Adam’s Cancer

The sun seemed depressed, worn. In the winter months it was too chilled to reach beyond the angled height of summer’s 11 a.m. When it did decide to retire after a quick effort at a day, its angle despondently tilted downward through shivering tree branches, across parking lots bermed with banks of dirty snow, filtered out by slices of half-tilted blinds and onto the hospital bed blanket where Adam rested — feeling not unlike the sun. If cancer was an hour, it would be 4 p.m. in the dead of winter.

Adam awoke to a gentle knock at his door. He had grown accustomed to being awoken by family members coming to visit, eager to provide their love but unknowing of how fatigued it made him. Even when you’re healthy, slapping on your happy face can be exhausting. He had started to believe that their visits were more for themselves than for him — even the nurses had repeatedly told everyone how important his rest was. But they wanted to shake their pom poms for him, for themselves. They were using him as a subject of legitimate sadness in their otherwise peachy lives. They were the victims, dammit. They were hoping for hope. He knew better at this point.

“Hi honey. How are you feeling?”

“Ti — ”

His throat was a charred brick chimney. When he spoke he felt the fireplace embers glow from the draft that his mouth let in. Clearing his throat, he realized he hadn’t spoken a word to anyone all day

“Tired. How are you, mom?”

“I’m freezing, it’s so cold outside.”

“Mm…”

She sat in the fuzzy felt chair that was reserved for such occasions. It was faded from countless asses that had arisen and settled over the years — each with its own unique size and surmount of worries. Something was always lost in these pauses. In the beginning developments of his illness, these moments of silence used to be a nod towards something nobody wanted to say. Now they were to days what the nighttime was — long, dark, and cyclical.

“Your father should be stopping by later this evening.”

More nighttime in the nighttime. Perfect.

“I brought a couple new books for you. They’re short reads and fun.”

That’s smart. Because I probably couldn’t finish anything over 200 pages.

“Thanks mom. I’m almost done with this one.”

He patted the paperback copy of Hemmingway’s The Old Man and the Sea. His hand was thin, vacant of life’s pigment. The nurse had slotted the tightest fitting hole on his white wrist band, and yet its fit still hugged his wrist like hula hoop to waist. At least it matched his skin tone. He saw his mom look to his hands and turn away, tears forming. He couldn’t handle any more of this, he simply didn’t have the energy for emotion anymore.

He looked towards the bulbous Panasonic TV set suspended in the upper corner of his room. He’d never been a fan of television, didn’t like the watery jello hangover it gave his brain. In recent weeks, though, it had been a nice distraction. The sun’s setting glare was revealing a dihedral shape of dust on the screen. Some of that dust is from my dead skin cells, Adam thought. How strange. Look mom, I’m on TV. The visible, undead but deadly half of the screen revealed an ad for Pradaxa (dabigatran etexilate), promising to reduce risk of stroke. The trusty Panasonic was on mute, but Adam knew the ad by blood-thinning heart.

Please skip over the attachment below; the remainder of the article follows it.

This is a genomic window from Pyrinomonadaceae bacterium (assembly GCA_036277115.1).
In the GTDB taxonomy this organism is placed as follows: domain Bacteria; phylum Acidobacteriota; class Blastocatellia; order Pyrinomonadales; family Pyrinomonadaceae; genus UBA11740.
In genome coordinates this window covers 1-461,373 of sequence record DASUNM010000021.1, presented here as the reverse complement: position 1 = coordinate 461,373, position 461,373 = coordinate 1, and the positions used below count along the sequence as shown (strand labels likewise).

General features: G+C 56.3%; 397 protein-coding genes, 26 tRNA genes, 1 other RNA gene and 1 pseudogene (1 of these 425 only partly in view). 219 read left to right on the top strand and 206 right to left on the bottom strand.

“I only take one pill a day. And with proper diet and exercise, I feel better than I have in years!”

He got a kick out of it. The commercials had become just as entertaining as the programs. With proper diet and exercise, you say? Well by golly, that’s the cure right there — forget the fucking pill. With enough focus on diet and exercise, no shit you’re going to feel better than your fat ass has ever felt.

But that’s just how it worked. Americans needed the quick fix. Pills. The swallow. The settle. The smile. Fuck it, he needed the quick fix too.

As the ad’s outlandish montage continued — slow motion hand holding, happy golden retriever chasing a stick, titanic-style embrace looking out at the sunset — he longed for the energy the commercials actors had, old as they were. To be able to do take after take of different shots, the director coming damn near to a stroke himself trying to accomplish that perfect medical cookie cutter infomercial style.

His deteriorating energy — the evasive, intangible memory of what he used to be capable of. He slept all the time and gave little thought to trying to get in one of life’s last jollies. It’s hard to know you don’t have enough energy when you don’t have enough energy to realize it.